World Bank is contributing to destruction of world’s forests
A new independent report published today finds that programmes funded by the World Bank Group are causing destruction of the world’s remaining forests and harming poor people dependent on forests for their survival. The report- entitled ‘Broken Promises’  – says that the Bank has failed to implement its own Forest ‘Safeguard’ Policy, adopted in 2002, and that not one of the conditions the Bank promised to fulfil has been met .
The report finds that:
- The World Bank’s private sector and insurance arms known as the International Finance Corporation (IFC), and Multilateral Investment Guarantee Agency – MIGA) have not adopted the new forest policy;
- The IFC has pushed ahead a raft of dubious projects, all of which threaten forests and forest peoples, notably in the Brazilian Amazon and Indonesia;
- There are no mechanisms to address forests and forest peoples under programmatic loans, such as ‘Structural Adjustment Credits’;
- There is a serious lack of transparency in the Bank’s External Advisory Group which is meant to provide independent advice on the application of the Bank’s Forest Policy;
- So-called ‘Community Forest Management’ projects in India, meant to alleviate poverty, have ignored World Bank safeguard policies and trampled the rights of indigenous peoples;
- Policy changes to promote industrial logging in the CongoBasin have been pushed through with the assistance of the World Bank without required public consultation and without measures to secure local community rights;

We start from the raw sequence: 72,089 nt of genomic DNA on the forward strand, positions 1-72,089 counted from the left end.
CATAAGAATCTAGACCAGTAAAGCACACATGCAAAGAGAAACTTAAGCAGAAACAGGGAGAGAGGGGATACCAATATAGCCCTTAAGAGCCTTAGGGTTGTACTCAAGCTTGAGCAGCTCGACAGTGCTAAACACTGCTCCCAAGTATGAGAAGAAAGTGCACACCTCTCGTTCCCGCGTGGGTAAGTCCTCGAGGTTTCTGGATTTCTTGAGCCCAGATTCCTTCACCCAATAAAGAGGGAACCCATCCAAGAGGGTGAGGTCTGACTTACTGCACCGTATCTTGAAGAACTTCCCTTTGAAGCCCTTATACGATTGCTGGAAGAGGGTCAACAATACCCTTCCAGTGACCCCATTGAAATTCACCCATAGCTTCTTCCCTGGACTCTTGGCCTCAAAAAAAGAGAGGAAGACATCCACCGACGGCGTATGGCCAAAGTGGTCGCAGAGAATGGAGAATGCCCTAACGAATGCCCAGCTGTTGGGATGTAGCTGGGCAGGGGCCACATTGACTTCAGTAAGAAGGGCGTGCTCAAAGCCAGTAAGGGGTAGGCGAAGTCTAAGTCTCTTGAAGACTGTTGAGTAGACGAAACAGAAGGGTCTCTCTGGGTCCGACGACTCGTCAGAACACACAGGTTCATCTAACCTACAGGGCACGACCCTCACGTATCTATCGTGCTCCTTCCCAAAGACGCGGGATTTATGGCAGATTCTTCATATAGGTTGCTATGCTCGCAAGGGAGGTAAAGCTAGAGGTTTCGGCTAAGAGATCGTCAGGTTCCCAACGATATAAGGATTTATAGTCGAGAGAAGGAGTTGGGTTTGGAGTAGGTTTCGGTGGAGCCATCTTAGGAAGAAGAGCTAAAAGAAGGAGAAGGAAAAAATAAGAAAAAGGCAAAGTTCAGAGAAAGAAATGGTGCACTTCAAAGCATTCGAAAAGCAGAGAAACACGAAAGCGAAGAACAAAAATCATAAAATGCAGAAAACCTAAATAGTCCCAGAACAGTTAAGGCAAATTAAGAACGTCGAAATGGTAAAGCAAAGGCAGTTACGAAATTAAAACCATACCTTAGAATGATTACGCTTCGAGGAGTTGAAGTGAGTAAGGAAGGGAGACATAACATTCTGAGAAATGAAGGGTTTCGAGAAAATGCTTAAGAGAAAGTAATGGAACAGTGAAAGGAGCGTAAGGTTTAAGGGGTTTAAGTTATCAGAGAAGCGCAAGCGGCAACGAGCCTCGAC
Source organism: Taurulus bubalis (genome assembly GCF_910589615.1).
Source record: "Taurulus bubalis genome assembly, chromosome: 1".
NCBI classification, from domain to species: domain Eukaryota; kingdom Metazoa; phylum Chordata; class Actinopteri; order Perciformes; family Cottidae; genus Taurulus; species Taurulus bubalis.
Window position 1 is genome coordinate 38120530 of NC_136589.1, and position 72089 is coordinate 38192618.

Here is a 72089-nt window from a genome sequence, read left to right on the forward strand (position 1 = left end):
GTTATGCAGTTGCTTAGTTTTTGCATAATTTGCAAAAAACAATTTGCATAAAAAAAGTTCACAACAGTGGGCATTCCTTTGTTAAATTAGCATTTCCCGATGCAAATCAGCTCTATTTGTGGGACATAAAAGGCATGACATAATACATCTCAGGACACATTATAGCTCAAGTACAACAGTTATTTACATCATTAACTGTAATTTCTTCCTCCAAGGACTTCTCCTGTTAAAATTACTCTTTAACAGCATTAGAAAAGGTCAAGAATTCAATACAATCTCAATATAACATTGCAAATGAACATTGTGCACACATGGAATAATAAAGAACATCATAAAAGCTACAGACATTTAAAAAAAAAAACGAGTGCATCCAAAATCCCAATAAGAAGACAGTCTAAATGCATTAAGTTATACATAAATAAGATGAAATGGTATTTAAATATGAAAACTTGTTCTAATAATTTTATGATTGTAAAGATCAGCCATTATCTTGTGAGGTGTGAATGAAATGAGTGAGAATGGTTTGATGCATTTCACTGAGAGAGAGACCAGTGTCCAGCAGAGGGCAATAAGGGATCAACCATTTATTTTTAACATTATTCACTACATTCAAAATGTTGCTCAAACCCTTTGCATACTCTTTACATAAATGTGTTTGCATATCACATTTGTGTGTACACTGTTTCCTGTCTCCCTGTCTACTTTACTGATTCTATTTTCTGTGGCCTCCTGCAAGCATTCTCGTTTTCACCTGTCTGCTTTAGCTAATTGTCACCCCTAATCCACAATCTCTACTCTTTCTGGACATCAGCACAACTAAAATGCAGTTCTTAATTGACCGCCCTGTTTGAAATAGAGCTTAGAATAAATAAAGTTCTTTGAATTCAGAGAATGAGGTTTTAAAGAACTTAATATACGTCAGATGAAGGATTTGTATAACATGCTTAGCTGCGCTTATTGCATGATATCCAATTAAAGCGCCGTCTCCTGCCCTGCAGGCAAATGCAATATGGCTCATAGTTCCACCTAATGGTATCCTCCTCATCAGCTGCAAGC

- High profile initiatives in Cambodia to stamp out forestry corruption have floundered for lack of Bank commitment;
- Projects to promote carbon markets have despoiled landscapes and ruined livelihoods;
- Conservation projects funded through the Global Environment Facility and implemented by the World Bank have imperilled traditional livelihoods and marginalised communities.
- “In spite of all its past promises, the World Bank continues to be a major actor in the destruction of forests, and is pushing forest peoples into dispossession and poverty”, said Ricardo Carrere from the World Rainforest Movement. “The Bank has blatantly breached its own policies regarding forest conservation and forest peoples’ rights”.
Broken Promises also exposes how the Bank’s involvement in forestry violates its stated mission to ‘fight poverty’ and promote sustainable development.
Simon Counsell, Director of the Rainforest Foundation UK said “The Bank appears to have learned nothing from its disastrous forays into the forests of countries such as Cameroon and Gabon, and is now on course to facilitate the destruction of the world’s second largest rainforest, that of the Democratic Republic of Congo. The Bank’s plans for DRC’s forests are likely to damage or destroy the livelihoods of tens of millions of the world’s poorest people, trample on the rights of indigenous forest people, and promote conflict and corruption along the way. The Bank’s management must closely investigate how its staff could have made such appalling mistakes”.
 ‘Broken Promises: How World Bank Group policies and practice fail to protect forests and forest peoples’ rights’ will be issued in Washington, DC, on the 14th of April 2005, and is available through the web-sites of the Forest Peoples Programme and the World Rainforest Movement
In 2002, the World Bank’s new ‘Forests Strategy’ and Operational Policy on Forests were adopted, under a volley of criticism from civil society and indigenous peoples, who found that their key demands were far from met.In response to this criticism, the Bank’s Board of Directors only approved the controversial new Forests Policy with a number of conditions to be met by the Bank.
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